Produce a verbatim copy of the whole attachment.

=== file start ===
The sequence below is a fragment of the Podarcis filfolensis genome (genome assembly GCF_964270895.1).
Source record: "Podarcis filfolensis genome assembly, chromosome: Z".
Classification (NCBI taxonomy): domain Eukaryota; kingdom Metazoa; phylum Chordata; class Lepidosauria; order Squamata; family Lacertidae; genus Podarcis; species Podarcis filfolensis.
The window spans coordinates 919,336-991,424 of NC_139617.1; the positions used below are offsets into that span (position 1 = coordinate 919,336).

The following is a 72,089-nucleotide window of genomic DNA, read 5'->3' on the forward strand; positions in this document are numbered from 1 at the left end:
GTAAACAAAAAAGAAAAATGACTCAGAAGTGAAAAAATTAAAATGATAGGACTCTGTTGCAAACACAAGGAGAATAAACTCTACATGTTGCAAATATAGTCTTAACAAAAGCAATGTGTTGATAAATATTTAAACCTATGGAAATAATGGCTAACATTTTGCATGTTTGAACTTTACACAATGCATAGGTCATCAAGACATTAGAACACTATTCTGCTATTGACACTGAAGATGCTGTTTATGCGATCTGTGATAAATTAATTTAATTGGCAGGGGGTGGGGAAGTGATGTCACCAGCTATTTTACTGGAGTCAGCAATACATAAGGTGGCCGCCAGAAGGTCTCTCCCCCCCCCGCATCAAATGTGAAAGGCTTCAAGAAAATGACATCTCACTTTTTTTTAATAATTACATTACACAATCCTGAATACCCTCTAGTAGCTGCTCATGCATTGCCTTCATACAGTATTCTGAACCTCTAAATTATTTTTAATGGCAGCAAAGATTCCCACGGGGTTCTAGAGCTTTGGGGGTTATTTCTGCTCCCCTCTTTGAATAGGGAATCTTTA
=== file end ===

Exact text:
The sequence below is a fragment of the Podarcis filfolensis genome (genome assembly GCF_964270895.1).
Source record: "Podarcis filfolensis genome assembly, chromosome: Z".
Classification (NCBI taxonomy): domain Eukaryota; kingdom Metazoa; phylum Chordata; class Lepidosauria; order Squamata; family Lacertidae; genus Podarcis; species Podarcis filfolensis.
The window spans coordinates 919,336-991,424 of NC_139617.1; the positions used below are offsets into that span (position 1 = coordinate 919,336).

The following is a 72,089-nucleotide window of genomic DNA, read 5'->3' on the forward strand; positions in this document are numbered from 1 at the left end:
GTAAACAAAAAAGAAAAATGACTCAGAAGTGAAAAAATTAAAATGATAGGACTCTGTTGCAAACACAAGGAGAATAAACTCTACATGTTGCAAATATAGTCTTAACAAAAGCAATGTGTTGATAAATATTTAAACCTATGGAAATAATGGCTAACATTTTGCATGTTTGAACTTTACACAATGCATAGGTCATCAAGACATTAGAACACTATTCTGCTATTGACACTGAAGATGCTGTTTATGCGATCTGTGATAAATTAATTTAATTGGCAGGGGGTGGGGAAGTGATGTCACCAGCTATTTTACTGGAGTCAGCAATACATAAGGTGGCCGCCAGAAGGTCTCTCCCCCCCCCGCATCAAATGTGAAAGGCTTCAAGAAAATGACATCTCACTTTTTTTTAATAATTACATTACACAATCCTGAATACCCTCTAGTAGCTGCTCATGCATTGCCTTCATACAGTATTCTGAACCTCTAAATTATTTTTAATGGCAGCAAAGATTCCCACGGGGTTCTAGAGCTTTGGGGGTTATTTCTGCTCCCCTCTTTGAATAGGGAATCTTTA